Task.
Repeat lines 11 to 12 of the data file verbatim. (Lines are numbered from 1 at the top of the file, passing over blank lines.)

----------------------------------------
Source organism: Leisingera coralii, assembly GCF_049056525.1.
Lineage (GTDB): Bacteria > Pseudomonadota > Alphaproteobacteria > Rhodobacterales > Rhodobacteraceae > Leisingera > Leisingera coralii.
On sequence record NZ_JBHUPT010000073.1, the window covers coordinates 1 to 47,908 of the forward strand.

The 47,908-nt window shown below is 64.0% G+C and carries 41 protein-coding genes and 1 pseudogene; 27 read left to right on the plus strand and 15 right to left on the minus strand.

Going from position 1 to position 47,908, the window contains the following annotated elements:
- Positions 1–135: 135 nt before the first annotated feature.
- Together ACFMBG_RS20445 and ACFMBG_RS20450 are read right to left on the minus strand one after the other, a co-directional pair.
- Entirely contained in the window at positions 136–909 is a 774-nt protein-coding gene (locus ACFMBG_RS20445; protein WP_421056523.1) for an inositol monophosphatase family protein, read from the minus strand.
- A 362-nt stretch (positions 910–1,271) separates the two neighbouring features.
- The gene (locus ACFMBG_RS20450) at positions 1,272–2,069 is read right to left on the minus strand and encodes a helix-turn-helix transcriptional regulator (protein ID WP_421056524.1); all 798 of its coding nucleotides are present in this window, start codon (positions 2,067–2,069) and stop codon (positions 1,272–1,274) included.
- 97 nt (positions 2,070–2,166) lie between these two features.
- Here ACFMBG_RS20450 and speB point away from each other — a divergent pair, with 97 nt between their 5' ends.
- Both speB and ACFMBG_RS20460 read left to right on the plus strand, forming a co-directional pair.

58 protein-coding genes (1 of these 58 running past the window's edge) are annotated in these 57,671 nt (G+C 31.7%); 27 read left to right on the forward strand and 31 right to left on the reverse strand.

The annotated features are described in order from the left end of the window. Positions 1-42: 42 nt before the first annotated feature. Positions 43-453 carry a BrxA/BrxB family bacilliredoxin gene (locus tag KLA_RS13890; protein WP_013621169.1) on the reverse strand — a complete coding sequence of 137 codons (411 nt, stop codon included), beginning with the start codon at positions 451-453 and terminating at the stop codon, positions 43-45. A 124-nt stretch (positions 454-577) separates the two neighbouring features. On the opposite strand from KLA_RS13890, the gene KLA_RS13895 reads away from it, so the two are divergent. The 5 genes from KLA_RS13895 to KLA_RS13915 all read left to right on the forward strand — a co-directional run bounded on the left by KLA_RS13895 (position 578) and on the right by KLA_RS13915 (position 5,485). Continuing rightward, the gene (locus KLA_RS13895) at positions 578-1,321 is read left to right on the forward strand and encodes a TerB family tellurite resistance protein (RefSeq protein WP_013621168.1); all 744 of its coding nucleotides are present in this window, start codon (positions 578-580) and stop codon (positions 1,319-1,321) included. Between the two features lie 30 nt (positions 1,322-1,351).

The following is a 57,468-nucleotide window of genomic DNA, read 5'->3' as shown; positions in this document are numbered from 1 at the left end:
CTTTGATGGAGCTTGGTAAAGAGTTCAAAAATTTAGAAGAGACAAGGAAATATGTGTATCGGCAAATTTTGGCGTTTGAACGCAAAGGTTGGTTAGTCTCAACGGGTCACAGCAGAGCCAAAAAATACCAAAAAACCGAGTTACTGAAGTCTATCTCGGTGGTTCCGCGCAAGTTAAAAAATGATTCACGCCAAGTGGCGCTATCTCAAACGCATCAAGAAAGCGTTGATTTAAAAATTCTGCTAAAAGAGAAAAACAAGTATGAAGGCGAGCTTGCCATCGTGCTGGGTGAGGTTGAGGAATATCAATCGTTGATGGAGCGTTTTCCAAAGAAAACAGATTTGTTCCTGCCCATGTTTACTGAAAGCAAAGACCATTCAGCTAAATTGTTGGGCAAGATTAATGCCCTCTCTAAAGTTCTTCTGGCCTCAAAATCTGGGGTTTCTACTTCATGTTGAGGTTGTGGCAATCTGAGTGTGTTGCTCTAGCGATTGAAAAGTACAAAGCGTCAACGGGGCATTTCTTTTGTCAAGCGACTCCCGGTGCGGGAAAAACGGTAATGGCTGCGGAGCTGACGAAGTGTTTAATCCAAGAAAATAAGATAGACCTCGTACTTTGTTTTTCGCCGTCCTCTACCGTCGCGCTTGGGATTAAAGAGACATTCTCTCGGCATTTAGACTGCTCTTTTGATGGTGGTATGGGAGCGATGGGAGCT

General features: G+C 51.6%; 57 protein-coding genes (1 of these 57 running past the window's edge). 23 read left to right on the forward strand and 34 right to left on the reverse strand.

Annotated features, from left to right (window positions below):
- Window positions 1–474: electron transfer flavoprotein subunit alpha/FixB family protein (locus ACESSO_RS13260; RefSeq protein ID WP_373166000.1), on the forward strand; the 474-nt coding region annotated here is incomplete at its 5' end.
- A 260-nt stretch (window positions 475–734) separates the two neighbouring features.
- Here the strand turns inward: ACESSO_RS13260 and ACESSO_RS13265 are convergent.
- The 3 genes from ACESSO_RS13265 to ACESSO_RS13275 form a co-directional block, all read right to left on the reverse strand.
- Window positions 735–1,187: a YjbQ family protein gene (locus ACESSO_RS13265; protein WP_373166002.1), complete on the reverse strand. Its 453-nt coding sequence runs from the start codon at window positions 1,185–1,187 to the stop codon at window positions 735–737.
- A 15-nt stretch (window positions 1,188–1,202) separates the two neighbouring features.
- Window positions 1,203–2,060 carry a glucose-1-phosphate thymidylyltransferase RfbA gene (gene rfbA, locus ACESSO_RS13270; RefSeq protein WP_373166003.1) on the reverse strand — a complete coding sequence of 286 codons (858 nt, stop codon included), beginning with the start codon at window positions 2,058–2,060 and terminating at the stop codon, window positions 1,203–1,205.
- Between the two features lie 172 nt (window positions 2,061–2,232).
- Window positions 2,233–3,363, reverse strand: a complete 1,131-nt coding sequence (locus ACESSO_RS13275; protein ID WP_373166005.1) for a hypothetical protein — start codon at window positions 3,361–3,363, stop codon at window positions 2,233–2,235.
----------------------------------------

- 97 nt (positions 2,070–2,166) lie between these two features.
- Here ACFMBG_RS20450 and speB point away from each other — a divergent pair, with 97 nt between their 5' ends.